What is left of the Muslim Brotherhood in Egypt?

TRANSLATED BY MARIE PELTOMÄKI AND PROOFREAD BY RHONA KAPPLER

The year is 2012, and it is the inauguration of the newly elected president, Mohamed Morsi. Just a year later he is impeached and replaced by general Al-Sissi, who restores the military dictatorship. This marks the beginning of a severe repression that aims to eradicate the Brotherhood.

In June 2012, Egyptians were called to the polls for the first democratic elections in the country’s history. Mohamed Morsi, a member of the Muslim Brotherhood, won with a slight majority, 51.8% of the votes. But his presidency was short-lived: in July 2013, the army dismissed him and replaced him with General Al-Sissi, thus bringing back the military dictatorship in Egypt. The authorities then made every effort to silence the Muslim Brotherhood, founded almost a century ago. Members of this brotherhood are hunted down, driven out, imprisoned, even sentenced to death. In August 2013, the Rabaa massacre resulted in more than 1000 victims. In March 2014, more than 500 members were sentenced to death. Between April and May in 2016, 1300 people were arrested by security forces. Devastated, stripped of its leaders, cut off from its most active members, what remains of the Brotherhood today?

Freeing Egypt from British occupation and finding a new place for Islam

The story of the Muslim Brotherhood fluctuates between periods of expansion and repression by the authorities. Founded in 1928 by Hassan Al-Banna, the association has developed with tremendous speed. By 1932, the brotherhood had 15 branches, growing to 300 in 1938, then to 2000 in 1948, making up nearly one million members. Originally, it was created with two goals: to free the country from British occupation and to reintegrate the values of Islam into the heart of the social system. But after the assassination of its founder in 1949, a more extreme current developed within the Brotherhood and the Brothers chose political violence as a means of expression.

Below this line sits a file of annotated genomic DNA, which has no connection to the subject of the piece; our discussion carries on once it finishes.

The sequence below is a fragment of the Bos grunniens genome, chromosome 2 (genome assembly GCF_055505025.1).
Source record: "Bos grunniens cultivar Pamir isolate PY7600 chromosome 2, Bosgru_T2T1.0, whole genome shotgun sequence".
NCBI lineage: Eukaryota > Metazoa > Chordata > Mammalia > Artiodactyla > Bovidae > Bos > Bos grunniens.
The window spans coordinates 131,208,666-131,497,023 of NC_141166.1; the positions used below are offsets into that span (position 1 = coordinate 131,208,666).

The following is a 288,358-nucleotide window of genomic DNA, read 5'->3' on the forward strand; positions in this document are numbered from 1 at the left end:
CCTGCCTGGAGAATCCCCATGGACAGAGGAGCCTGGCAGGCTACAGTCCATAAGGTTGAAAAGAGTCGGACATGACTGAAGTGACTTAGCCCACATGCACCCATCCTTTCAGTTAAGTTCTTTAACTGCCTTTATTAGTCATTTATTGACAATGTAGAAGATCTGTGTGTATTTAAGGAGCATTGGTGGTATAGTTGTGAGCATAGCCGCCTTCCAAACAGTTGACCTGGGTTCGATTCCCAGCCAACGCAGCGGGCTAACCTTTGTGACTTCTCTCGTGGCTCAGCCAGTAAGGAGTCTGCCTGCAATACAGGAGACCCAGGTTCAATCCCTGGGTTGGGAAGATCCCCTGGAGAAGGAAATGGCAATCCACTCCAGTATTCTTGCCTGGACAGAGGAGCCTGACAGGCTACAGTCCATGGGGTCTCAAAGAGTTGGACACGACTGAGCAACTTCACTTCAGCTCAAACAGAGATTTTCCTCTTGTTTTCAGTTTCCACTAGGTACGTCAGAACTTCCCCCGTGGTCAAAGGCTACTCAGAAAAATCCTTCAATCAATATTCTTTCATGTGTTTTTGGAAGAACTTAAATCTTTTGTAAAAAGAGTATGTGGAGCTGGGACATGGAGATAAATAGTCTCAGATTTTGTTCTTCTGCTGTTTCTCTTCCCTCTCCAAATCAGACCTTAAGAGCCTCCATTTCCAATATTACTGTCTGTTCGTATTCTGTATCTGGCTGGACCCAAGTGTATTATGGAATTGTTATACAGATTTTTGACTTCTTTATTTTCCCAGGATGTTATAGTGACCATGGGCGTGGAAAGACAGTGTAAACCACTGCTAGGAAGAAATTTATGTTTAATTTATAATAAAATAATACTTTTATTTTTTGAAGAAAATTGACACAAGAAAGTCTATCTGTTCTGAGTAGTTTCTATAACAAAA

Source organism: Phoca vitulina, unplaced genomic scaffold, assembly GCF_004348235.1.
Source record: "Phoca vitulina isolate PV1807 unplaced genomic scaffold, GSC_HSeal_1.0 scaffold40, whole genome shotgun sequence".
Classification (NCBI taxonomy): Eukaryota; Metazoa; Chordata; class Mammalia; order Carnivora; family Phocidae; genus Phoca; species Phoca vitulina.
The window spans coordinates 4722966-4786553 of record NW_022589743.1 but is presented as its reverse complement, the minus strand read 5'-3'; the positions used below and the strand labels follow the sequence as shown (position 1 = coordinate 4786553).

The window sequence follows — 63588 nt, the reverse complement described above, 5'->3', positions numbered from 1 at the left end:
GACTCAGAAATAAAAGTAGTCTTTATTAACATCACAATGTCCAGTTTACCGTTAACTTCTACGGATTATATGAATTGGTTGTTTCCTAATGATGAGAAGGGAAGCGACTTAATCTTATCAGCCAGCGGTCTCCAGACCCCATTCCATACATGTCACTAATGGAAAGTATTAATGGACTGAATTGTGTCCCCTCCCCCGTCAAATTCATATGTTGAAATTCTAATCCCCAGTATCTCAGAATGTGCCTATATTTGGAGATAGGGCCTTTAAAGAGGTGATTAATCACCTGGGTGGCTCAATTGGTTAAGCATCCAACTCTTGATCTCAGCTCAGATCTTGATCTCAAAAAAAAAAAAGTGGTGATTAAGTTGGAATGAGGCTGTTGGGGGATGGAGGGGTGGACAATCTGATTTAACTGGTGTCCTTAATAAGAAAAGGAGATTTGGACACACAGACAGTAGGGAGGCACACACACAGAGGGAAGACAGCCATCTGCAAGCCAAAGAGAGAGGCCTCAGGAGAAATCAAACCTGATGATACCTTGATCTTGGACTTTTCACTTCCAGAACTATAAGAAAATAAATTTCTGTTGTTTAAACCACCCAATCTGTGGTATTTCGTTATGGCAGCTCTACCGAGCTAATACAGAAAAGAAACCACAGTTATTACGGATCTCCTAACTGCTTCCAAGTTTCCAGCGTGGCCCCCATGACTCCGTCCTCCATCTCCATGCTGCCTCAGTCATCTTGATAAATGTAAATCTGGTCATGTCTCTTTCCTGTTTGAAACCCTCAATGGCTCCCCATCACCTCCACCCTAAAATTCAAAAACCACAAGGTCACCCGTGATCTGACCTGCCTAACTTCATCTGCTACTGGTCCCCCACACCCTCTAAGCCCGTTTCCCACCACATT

Nasser’s rise to power in 1952 marked an initial period of decline and dissolution of the organization. The 1960s were fraught with bloodshed: torture, camps, death sentences…

These dark years led the Brotherhood to assume the role of the victim, and since then they have cultivated a narrative of persecution. The brotherhood re-emerged in the 1970s thanks to an implicit compromise made by Sadate, Nasser’s successor. Recognized as a religious organization by Mubarak in 1984, the Brotherhood gained influence and became the second political force of the country during the legislative elections of 2005.

Social and charitable activities

Beyond ideological discourse, the Brotherhood plays an essential social role among poor populations, which explains the astonishing durability of the organization. Through social or charitable activities, it goes beyond the actions of the state by providing citizens with means of sustenance. It has gained legitimacy among the population while broadening considerably its popular base.

However, the methods used in recruiting new members reveal a sectarian nature. Targets are often isolated individuals, for instance provincial university students who are moving away from their families for the first time. The indoctrination of the new recruits is precise and methodical: incitement to religious practice, presentation to other members, and exposure to ideological propaganda.

From presidency to fragmentation

During the 2011 revolution, the Brotherhood managed to establish themselves as the only reliable and structured alternative to replace Mubarak. Their history has earned them political know-how and a social base that enabled them to win elections. And yet, they failed to stay in power. Morsi’s draft constitution was widely disputed, and his attempts to weaken the army were failing. The organization lacks transparency, and, unable to respond to the economic and social needs of the Egyptian people, are struggling to bring themselves out of the shadows.

After Al-Sissi’s crackdown on the organisation, the Brotherhood has suffered unprecedented internal fragmentation. Two movements claim to be the official representatives. On one side, the “old guard” in exile is trying to unite the members of a fragmented organization. On the other, a new “revolutionary path” carried out by young militants advocates for an internal reform of the organization and wants to break with the tradition of secrecy. Having suffered the oppression of the authorities, the Brotherhood considers the use of violence against the police or the army to be legitimate. In any case, the difficulties faced by the Brotherhood, from fierce government opposition to their own internal struggles, place the future of the Brotherhood in question. However, history has shown just how capable they are of renewal and reinvention.

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